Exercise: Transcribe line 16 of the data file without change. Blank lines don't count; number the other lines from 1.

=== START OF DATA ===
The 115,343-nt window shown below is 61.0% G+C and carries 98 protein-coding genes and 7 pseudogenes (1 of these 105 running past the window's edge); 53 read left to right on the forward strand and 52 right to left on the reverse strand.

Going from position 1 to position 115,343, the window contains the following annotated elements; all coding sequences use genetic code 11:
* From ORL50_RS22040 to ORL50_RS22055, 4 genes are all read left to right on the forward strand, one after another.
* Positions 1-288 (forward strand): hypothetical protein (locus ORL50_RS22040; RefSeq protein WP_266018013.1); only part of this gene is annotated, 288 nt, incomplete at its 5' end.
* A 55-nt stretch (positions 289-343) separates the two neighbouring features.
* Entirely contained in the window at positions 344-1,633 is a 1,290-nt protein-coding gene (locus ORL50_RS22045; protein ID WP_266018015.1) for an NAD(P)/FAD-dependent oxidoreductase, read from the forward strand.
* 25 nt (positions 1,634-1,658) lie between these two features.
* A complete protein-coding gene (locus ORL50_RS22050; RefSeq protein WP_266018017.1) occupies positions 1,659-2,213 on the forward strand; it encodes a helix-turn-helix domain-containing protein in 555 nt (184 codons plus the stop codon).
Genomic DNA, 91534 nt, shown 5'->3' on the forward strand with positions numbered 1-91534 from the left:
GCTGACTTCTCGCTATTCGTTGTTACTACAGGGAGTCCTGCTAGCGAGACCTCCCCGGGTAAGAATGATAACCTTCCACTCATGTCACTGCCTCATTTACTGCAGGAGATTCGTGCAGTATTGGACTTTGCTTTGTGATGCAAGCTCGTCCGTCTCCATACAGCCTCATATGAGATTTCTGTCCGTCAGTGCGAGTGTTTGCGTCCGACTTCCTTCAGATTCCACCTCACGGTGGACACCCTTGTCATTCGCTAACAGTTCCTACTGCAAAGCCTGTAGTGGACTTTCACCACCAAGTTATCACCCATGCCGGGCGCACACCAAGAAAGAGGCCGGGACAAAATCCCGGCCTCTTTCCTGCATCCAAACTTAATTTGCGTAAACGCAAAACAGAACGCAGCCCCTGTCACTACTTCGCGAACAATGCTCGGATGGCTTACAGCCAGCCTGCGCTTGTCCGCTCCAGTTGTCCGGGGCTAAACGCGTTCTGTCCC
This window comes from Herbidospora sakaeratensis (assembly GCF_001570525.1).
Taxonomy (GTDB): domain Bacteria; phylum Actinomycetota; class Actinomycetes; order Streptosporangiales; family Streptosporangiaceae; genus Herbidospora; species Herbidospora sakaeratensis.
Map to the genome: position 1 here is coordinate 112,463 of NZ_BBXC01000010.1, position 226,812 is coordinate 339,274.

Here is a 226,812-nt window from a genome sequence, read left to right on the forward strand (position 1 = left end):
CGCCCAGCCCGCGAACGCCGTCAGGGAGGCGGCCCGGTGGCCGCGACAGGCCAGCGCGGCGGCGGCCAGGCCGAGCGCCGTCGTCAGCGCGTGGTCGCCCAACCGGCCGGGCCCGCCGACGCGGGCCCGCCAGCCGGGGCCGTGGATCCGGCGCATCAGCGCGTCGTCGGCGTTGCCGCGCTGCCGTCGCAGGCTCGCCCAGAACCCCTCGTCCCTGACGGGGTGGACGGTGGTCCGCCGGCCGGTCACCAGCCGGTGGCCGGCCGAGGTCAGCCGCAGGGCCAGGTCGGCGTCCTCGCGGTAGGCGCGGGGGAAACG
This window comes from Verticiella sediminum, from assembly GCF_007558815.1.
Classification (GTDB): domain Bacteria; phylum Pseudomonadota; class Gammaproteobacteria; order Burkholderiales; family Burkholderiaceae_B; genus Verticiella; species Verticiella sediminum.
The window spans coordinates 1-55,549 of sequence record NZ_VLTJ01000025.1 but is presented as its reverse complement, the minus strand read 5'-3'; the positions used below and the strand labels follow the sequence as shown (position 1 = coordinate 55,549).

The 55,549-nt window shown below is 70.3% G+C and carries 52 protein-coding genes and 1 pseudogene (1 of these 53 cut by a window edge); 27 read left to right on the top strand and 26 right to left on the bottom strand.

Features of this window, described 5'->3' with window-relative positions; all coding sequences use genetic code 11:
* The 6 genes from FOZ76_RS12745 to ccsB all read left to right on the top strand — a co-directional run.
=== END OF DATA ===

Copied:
This window comes from Verticiella sediminum, from assembly GCF_007558815.1.